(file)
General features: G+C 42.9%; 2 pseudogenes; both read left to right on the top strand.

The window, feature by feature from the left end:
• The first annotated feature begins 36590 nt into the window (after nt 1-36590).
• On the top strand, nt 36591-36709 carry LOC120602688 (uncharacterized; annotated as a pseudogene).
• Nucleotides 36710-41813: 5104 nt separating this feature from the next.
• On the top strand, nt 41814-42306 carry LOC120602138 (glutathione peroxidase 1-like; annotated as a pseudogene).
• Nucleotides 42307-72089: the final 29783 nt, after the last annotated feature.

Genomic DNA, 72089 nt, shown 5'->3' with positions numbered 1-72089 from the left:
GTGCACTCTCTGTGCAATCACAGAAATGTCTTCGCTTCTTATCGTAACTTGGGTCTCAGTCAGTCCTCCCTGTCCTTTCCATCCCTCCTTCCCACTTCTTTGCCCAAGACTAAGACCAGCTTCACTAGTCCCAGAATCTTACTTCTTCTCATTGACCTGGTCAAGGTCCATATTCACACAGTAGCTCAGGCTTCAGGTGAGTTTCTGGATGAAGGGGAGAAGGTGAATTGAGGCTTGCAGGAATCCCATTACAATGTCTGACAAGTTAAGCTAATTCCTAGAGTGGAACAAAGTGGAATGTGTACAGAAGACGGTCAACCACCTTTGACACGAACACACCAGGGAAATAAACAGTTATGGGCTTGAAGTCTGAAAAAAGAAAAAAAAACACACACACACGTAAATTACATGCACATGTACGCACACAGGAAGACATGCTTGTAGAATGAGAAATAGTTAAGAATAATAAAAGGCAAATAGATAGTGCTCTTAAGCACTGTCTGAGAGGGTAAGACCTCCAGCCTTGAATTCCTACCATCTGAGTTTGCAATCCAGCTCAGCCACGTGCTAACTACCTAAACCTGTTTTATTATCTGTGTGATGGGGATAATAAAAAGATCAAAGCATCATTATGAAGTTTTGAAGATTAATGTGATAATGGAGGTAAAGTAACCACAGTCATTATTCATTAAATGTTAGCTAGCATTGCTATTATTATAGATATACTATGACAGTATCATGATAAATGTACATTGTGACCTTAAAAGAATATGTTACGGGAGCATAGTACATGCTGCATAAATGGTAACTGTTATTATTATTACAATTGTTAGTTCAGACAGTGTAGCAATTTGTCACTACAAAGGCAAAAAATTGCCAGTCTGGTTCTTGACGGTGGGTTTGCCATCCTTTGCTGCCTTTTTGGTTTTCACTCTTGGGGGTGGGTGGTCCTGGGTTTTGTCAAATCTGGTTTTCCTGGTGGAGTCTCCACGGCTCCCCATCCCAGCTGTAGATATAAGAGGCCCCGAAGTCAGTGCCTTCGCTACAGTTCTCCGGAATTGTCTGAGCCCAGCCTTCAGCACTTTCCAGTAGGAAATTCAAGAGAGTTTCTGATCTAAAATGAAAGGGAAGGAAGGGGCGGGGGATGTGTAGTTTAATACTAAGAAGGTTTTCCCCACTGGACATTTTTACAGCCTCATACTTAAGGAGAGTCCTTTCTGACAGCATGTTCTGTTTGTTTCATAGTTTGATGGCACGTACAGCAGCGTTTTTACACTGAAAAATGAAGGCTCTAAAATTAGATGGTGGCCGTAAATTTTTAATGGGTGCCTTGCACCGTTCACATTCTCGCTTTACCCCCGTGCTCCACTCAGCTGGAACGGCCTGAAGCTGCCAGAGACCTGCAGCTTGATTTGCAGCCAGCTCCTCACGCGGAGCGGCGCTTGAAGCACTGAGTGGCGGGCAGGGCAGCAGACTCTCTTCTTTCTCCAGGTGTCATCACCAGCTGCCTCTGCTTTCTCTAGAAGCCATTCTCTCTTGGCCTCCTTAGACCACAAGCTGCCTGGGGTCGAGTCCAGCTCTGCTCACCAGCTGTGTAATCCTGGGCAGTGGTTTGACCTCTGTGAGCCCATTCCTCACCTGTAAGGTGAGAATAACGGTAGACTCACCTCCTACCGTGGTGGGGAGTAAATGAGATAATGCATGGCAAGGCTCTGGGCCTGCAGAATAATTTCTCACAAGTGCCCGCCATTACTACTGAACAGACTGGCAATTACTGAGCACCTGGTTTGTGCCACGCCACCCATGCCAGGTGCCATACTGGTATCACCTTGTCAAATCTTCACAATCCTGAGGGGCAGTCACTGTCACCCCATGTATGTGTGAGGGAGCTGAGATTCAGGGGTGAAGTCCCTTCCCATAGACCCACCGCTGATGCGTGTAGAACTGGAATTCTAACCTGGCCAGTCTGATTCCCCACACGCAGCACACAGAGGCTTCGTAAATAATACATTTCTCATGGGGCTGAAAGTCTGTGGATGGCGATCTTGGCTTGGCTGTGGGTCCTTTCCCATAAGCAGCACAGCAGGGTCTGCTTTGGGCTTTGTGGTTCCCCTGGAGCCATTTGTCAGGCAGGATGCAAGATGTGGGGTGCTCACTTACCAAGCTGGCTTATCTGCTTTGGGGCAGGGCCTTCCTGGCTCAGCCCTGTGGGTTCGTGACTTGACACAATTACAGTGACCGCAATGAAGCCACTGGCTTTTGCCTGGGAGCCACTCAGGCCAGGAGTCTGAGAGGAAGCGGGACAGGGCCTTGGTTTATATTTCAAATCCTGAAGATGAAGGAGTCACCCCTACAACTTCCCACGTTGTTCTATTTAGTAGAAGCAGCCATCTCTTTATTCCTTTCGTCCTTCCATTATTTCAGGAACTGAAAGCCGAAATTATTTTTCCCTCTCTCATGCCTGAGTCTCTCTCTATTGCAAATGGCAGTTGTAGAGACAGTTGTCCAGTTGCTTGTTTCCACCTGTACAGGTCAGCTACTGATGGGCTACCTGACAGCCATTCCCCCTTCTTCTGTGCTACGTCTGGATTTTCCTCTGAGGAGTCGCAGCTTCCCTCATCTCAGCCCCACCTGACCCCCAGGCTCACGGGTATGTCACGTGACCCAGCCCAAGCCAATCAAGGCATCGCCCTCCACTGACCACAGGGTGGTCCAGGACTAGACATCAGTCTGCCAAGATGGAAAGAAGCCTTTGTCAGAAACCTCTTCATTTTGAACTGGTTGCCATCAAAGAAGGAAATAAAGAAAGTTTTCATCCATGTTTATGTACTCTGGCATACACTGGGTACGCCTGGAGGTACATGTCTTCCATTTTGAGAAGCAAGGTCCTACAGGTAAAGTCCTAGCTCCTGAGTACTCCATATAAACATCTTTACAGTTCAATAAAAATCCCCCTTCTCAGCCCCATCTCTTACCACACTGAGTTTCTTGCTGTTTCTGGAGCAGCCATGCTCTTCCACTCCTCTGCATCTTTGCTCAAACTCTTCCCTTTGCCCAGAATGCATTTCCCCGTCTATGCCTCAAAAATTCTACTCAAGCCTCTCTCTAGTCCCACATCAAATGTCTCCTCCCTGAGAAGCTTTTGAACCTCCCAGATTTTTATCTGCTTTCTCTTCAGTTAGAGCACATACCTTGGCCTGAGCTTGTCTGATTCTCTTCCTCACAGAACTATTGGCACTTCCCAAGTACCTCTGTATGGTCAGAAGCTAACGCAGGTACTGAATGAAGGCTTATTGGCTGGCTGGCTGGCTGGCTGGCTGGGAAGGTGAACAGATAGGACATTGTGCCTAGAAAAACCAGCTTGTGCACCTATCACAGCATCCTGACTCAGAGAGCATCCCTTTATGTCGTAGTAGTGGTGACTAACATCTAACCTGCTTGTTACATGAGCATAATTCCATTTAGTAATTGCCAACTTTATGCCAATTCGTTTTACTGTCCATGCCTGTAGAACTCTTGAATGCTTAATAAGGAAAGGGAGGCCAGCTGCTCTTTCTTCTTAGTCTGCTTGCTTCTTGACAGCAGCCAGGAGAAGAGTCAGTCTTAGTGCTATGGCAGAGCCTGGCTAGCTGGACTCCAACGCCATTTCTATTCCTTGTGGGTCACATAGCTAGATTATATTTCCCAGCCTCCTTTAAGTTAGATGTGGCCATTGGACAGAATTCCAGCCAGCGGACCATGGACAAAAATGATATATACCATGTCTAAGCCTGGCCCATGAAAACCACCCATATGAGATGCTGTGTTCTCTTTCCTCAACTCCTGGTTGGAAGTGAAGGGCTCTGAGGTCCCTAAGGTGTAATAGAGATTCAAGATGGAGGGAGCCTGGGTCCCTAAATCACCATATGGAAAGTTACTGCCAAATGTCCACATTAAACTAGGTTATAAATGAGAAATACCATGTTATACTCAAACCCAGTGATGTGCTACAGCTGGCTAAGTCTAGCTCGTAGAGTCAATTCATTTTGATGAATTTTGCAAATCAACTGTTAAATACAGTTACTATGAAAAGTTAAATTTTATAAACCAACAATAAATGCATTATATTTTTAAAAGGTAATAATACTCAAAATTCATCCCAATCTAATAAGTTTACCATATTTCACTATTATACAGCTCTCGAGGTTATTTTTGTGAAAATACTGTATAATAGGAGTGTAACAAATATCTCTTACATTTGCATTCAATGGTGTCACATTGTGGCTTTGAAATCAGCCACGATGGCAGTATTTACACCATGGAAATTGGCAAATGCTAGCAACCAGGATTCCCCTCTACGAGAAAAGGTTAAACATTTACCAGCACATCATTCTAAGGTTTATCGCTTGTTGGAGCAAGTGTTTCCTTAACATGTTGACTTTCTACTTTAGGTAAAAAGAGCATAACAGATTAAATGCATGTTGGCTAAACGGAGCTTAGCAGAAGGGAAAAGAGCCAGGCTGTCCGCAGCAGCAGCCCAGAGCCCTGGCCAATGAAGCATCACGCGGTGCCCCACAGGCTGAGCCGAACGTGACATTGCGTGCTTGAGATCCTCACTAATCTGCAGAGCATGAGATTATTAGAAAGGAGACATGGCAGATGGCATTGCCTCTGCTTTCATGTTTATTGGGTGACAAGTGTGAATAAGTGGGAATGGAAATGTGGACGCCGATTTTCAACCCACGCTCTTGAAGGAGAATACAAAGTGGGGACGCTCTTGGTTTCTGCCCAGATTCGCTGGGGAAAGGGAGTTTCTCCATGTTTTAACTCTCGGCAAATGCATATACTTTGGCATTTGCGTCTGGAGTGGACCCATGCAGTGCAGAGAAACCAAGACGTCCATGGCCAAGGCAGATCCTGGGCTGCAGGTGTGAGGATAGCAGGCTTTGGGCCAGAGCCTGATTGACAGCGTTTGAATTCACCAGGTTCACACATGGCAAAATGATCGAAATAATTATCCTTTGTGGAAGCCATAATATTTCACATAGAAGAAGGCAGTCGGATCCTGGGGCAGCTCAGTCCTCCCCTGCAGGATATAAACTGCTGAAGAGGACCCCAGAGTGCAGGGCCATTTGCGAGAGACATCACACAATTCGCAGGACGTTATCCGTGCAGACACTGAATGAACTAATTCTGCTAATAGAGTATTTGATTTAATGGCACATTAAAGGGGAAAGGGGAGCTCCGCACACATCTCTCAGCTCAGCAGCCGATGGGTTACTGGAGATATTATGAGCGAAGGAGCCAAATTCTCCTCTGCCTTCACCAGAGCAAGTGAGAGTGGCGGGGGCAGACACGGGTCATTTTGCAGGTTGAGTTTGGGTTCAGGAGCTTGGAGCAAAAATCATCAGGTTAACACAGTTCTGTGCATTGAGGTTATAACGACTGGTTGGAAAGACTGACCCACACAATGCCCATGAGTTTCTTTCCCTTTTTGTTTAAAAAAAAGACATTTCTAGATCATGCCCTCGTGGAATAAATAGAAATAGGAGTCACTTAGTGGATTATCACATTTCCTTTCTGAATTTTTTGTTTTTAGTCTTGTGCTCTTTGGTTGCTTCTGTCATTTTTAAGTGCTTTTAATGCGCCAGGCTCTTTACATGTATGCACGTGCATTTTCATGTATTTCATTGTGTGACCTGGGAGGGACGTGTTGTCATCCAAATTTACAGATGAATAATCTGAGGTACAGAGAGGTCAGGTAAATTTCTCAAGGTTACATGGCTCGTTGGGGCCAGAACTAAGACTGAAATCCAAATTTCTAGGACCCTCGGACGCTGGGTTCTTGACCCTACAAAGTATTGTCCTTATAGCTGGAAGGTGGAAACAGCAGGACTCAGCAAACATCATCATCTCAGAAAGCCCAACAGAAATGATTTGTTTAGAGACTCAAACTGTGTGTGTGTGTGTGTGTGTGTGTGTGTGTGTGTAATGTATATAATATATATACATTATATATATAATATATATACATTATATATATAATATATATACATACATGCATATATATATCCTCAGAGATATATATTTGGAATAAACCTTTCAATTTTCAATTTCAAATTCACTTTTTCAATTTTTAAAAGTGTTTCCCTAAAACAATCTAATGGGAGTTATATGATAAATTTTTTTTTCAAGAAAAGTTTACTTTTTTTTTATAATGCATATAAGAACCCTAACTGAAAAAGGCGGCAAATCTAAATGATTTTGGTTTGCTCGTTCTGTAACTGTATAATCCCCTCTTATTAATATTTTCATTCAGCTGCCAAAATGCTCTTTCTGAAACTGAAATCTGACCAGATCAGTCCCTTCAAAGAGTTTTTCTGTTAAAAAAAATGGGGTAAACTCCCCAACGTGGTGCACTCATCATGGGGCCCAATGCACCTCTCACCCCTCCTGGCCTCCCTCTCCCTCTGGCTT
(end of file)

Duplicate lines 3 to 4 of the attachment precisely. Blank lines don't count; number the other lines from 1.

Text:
• The first annotated feature begins 36590 nt into the window (after nt 1-36590).
• On the top strand, nt 36591-36709 carry LOC120602688 (uncharacterized; annotated as a pseudogene).